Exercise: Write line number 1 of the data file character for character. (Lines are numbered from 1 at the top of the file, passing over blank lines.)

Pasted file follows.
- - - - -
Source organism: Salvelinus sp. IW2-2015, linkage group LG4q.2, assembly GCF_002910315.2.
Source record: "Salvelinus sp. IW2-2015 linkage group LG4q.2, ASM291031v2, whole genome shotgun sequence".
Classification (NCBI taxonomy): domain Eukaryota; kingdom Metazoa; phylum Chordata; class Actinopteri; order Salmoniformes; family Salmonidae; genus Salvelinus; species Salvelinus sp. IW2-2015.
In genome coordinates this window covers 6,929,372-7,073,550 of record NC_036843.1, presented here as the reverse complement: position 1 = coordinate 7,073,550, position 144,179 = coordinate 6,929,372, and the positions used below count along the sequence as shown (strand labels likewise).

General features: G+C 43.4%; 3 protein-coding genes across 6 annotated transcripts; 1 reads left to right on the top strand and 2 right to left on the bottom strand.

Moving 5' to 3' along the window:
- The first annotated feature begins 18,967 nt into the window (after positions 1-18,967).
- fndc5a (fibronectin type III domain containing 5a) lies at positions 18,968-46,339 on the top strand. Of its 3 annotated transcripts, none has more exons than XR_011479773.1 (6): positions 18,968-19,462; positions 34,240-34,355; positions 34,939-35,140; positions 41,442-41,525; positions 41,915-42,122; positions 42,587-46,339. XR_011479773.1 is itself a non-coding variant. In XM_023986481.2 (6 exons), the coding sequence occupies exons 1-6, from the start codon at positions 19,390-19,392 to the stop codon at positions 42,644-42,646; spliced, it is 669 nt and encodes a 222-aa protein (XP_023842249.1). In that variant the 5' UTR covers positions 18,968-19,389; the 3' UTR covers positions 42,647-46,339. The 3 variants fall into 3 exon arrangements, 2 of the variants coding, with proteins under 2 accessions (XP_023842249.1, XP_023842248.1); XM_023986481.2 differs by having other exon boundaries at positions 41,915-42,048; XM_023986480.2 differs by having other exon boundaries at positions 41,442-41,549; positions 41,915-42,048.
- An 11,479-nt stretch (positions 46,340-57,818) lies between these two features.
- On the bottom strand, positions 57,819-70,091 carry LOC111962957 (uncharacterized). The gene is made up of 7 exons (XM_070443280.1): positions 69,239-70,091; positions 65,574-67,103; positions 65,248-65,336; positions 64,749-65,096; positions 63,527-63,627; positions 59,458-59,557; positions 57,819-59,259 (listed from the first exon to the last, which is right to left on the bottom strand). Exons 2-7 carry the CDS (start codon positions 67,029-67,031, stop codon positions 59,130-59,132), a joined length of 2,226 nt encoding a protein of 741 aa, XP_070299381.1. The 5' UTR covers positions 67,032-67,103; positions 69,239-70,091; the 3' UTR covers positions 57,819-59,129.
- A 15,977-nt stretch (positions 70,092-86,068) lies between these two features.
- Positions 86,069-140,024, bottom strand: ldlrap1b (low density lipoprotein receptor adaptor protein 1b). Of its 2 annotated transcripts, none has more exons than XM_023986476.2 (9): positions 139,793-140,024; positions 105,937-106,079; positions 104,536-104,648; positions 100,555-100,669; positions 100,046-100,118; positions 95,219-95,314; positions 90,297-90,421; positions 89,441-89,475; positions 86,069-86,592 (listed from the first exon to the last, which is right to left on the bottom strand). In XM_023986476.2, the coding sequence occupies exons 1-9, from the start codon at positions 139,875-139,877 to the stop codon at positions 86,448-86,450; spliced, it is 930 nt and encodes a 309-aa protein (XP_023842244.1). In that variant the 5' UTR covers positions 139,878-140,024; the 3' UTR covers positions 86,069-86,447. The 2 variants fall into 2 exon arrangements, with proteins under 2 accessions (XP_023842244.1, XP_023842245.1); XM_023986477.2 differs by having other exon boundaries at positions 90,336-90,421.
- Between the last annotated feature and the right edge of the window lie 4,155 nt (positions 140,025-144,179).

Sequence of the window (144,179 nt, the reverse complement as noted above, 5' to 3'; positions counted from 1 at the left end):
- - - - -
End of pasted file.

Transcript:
Source organism: Salvelinus sp. IW2-2015, linkage group LG4q.2, assembly GCF_002910315.2.